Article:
Senate Bill 155: The Brunch Bill - Expanded Version

UPDATE: North Carolina Governor Roy Cooper officially signed the bill into law on Friday, June 30, hours after this article was published.

A few months ago, we provided a summary of North Carolina House Bill 500 and how it would have clarified many ambiguities under our state's existing alcoholic beverage laws and benefitted the brewing industry.  Unfortunately, the General Assembly did not pass House Bill 500.  However, many of its provisions survived and were included in Senate Bill 155, known as the "Brunch Bill," which yesterday was ratified by the General Assembly.  In addition to many of the provisions proposed in House Bill 500, Senate Bill 155 includes a provision that allows the sale of alcoholic beverages as early as 10:00 a.m. on Sunday mornings.  The Governor is expected to sign the bill soon. 

Some of the more important provisions of Senate Bill 155 are as follows:

  • Sale of Alcoholic Beverages on Sunday Morning.  Local county and city governments may adopt an ordinance allowing for the sale of malt beverages, unfortified wine, fortified wine, and mixed beverages, beginning at 10:00 a.m. on Sunday.  Originally this provision only applied to restaurants, but it was revised to apply to any licensed permit holder, including retail businesses.  Breweries, bottle shops, and other retails businesses  that have the necessary permit to sell malt beverages, unfortified wine, fortified wine, and mixed beverages for on premises and/or off premises consumption may now sell such beverages beginning at 10:00 a.m. on Sunday if the local government adopts the necessary ordinance.
  • Crowlers.  A crowler, which is typically a 32 oz. aluminum can filled to order and sealed, may now be filled by retail permit holders including brewery taprooms and bottle shops.  Previously, crowlers could only be filled in the manufacturing area of a brewery.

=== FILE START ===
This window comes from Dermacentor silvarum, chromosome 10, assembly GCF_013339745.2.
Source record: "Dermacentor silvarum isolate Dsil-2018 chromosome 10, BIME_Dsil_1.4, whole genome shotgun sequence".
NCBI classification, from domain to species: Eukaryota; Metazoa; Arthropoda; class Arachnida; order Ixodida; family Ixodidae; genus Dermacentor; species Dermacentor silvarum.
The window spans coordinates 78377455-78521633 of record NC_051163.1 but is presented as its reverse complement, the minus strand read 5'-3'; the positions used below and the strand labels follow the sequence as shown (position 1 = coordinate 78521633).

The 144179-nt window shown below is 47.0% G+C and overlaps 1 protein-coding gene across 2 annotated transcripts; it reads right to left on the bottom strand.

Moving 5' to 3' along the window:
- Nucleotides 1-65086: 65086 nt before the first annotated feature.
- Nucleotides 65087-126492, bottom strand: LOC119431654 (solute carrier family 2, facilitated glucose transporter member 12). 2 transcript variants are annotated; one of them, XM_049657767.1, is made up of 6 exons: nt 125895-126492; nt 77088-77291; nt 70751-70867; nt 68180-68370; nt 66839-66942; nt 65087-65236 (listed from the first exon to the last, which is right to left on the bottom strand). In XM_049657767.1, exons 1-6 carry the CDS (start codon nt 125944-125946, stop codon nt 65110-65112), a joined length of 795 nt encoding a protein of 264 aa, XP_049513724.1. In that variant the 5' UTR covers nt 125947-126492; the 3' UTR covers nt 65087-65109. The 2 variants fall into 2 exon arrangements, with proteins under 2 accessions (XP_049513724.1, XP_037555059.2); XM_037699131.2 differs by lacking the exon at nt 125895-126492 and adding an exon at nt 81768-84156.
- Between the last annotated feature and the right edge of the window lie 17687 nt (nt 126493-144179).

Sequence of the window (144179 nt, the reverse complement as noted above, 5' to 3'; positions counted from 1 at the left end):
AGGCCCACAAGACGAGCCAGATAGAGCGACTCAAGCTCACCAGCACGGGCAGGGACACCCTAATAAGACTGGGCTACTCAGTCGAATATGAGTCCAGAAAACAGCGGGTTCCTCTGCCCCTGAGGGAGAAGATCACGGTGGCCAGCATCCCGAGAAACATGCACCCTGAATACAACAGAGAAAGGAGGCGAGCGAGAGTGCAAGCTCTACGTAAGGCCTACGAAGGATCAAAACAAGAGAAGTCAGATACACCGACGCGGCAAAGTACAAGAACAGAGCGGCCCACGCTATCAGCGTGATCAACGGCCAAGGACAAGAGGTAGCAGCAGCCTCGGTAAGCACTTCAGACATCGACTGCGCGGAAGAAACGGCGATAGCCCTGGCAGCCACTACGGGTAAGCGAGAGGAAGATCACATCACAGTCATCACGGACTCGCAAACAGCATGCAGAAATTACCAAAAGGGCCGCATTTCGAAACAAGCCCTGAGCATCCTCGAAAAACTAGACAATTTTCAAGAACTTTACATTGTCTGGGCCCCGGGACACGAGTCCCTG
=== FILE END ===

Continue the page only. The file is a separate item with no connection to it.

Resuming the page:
• Distillery Sales and Samples.  Distilleries may now sell up to five bottles of spirituous liquor directly to consumers in a 12 month period.  The existing law permitted only one bottle per year.  Distillery permit holders may also now obtain a spirituous liquor special event permit that will allow them to provide free quarter-ounce tasting samples of any of their products at trade shows, conventions, shopping malls, festivals, and other similar events.
  • Off-Site Storage.  A brewery, winery, or distillery may store any alcoholic beverages it manufactures pursuant to a permit at a non‑contiguous storage location approved by the United States Alcohol and Tobacco Tax and Trade Bureau ("TTB").  This aligns with federal law and alleviates the problem of many fast growing breweries that quickly run out of room in their current location.
  • Sale of Wine Without Food.  Retail businesses, such as breweries and bottle shops, may obtain a permit that allows them to sell unfortified wine without the requirement to also provide a food menu. 
  • Brewery Samples.  Breweries are now expressly permitted to provide samples of their beer, either paid or complimentary, to customers, visitors, and employees for consumption on premises.  Most breweries have provided samples since opening, but this now makes the legality of this practice clear.
  • Testing.  Brewers may consume samples of alcoholic beverages they are licensed to sell on their premises for purposes of sensory analysis, quality control, or education.  It makes sense that brewers want to test their beer and now the law clearly provides that they can.